• Students find learning meaningful when it has personal significance, creates connections between curriculum content and students’ own lives, interests and values and impacts on personal growth.  
      • Many students report that they do not find their learning meaningful. 
      • Deliberate practice within the curriculum can help students develop the ability to find meaning in learning and tasks, which can help protect their wellbeing in future, whether as a student or in the workplace. 

      Top Tips 

      • Begin new subjects by exploring connections between the topic and wider agendas and by helping students find a personal connection to some element of what will be covered. 
      • Encourage deep learning and the construction of meaning, rather than rote memorisation.  
      • Scaffold assessment to allow students to pursue questions and aspects of each subject that they find meaningful to their value, interests and experiences – e.g., by providing a range of questions, allowing students to shape their own questions or providing questions that allow students to follow their interests. 
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      1. Upsher R, Li KW, Hughes G, Byrom B. Curriculum Design and Student Mental Wellbeing –Investigating the Meaningfulness and Relevance of University Course Curricula. 2021. In review.
      2. Trigwell, K., Ellis, R., & Han, F. Relations between students’ approaches to learning, experienced emotions and outcomes of learning. Studies in Higher Education, 2012:37, 811-824. Available from: doi: 10.1080/03075079.2010.549220
      3. Postareff L, Mattsson M, Lindblom-Ylänne S, Hailikari T. The complex relationship between emotions, approaches to learning, study success and study progress during the transition to university. Higher education. 2017 Mar 1;73(3):441-57. Available from: doi: 10.1007/s10734-016-0096-7
      4. Pekrun R, Goetz T, Titz W, Perry RP. Academic emotions in students' self-regulated learning and achievement: A program of qualitative and quantitative research. Educational psychologist. 2002 Jun 1;37(2):91-105.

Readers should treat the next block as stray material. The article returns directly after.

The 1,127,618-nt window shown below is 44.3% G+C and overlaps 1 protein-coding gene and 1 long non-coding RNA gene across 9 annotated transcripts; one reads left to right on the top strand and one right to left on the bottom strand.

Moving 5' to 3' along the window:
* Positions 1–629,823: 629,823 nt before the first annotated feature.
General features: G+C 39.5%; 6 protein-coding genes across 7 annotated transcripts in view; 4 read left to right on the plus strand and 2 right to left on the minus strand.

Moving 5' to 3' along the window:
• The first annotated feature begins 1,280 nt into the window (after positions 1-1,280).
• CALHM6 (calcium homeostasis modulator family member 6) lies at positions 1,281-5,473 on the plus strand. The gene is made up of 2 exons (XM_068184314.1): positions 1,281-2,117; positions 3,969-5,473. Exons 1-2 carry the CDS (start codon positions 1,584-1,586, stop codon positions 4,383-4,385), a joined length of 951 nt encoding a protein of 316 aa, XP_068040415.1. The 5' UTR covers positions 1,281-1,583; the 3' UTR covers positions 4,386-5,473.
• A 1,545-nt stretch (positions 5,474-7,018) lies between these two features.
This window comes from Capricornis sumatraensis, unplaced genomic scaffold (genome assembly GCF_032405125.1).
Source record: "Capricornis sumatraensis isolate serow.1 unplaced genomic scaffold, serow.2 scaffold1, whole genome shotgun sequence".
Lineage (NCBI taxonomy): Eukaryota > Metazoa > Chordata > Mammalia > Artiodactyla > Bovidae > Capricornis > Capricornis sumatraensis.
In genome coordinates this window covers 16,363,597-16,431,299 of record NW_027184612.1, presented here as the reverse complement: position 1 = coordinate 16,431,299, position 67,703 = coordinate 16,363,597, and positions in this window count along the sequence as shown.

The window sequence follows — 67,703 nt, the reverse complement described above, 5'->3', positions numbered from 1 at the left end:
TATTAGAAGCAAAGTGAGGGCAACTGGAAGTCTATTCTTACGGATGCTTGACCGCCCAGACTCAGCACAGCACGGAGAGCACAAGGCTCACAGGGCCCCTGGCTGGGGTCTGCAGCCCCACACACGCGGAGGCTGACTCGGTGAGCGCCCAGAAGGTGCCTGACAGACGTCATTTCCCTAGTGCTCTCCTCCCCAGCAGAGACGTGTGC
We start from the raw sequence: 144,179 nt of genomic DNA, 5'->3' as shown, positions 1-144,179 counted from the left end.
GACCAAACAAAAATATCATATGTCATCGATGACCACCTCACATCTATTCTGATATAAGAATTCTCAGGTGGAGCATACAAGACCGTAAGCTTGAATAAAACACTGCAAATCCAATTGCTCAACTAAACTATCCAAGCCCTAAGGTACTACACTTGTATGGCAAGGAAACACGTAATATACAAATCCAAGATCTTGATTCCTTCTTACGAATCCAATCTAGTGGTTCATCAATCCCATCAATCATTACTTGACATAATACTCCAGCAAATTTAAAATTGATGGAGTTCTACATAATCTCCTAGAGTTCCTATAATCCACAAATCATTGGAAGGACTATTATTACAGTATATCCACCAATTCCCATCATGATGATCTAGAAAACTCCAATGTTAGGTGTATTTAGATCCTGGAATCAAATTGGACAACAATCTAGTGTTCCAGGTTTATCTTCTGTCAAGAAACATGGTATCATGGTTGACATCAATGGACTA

5. Arnold KA, Turner N, Barling J, Kelloway EK, McKee MC. Transformational leadership and psychological well-being: the mediating role of meaningful work. Journal of occupational health psychology. 2007 Jul;12(3):193.
      6. Fakunmoju S, Donahue GR, McCoy S, Mengel AS. Life satisfaction and perceived meaningfulness of learning experience among first-year traditional graduate social work students. Journal of Education and Practice. 2016;7(6):49-62.
      7. Stubb J, Pyhältö K, Lonka K. The experienced meaning of working with a PhD thesis. Scandinavian Journal of Educational Research. 2012 Aug 1;56(4):439-56.
      8. Kretchmar RS. What to do with meaning? A research conundrum for the 21st century. Quest. 2007 Nov 1;59(4):373-83. Available from: doi: 10.1080/00336297.2007.10483559
      9. Mitchell M. Situational interest: Its multifaceted structure in the secondary school mathematics classroom. Journal of educational psychology. 1993 Sep;85(3):424.
      10. May DR, Gilson RL, Harter LM. The psychological conditions of meaningfulness, safety and availability and the engagement of the human spirit at work. Journal of occupational and organizational psychology. 2004 Mar;77(1):11-37.
      11. Rosso BD, Dekas KH, Wrzesniewski A. On the meaning of work: A theoretical integration and review. Research in organizational behavior. 2010 Jan 1;30:91-127.
      12. Perkins KK, Gratny MM, Adams WK, Finkelstein ND, Wieman CE. Towards characterizing the relationship between students’ interest in and their beliefs about physics. InAIP Conference Proceedings 2006 Feb 14 (Vol. 818, No. 1, pp. 137-140). American Institute of Physics.
      13. Asikainen H, Gijbels D. Do students develop towards more deep approaches to learning during studies? A systematic review on the development of students’ deep and surface approaches to learning in higher education. Educational Psychology Review. 2017 Jun;29(2):205-34. Available from: doi:
      14. Bailey C, Madden A. What makes work meaningful—Or meaningless. MIT Sloan management review. 2016 Jun 1;57(4):1-9.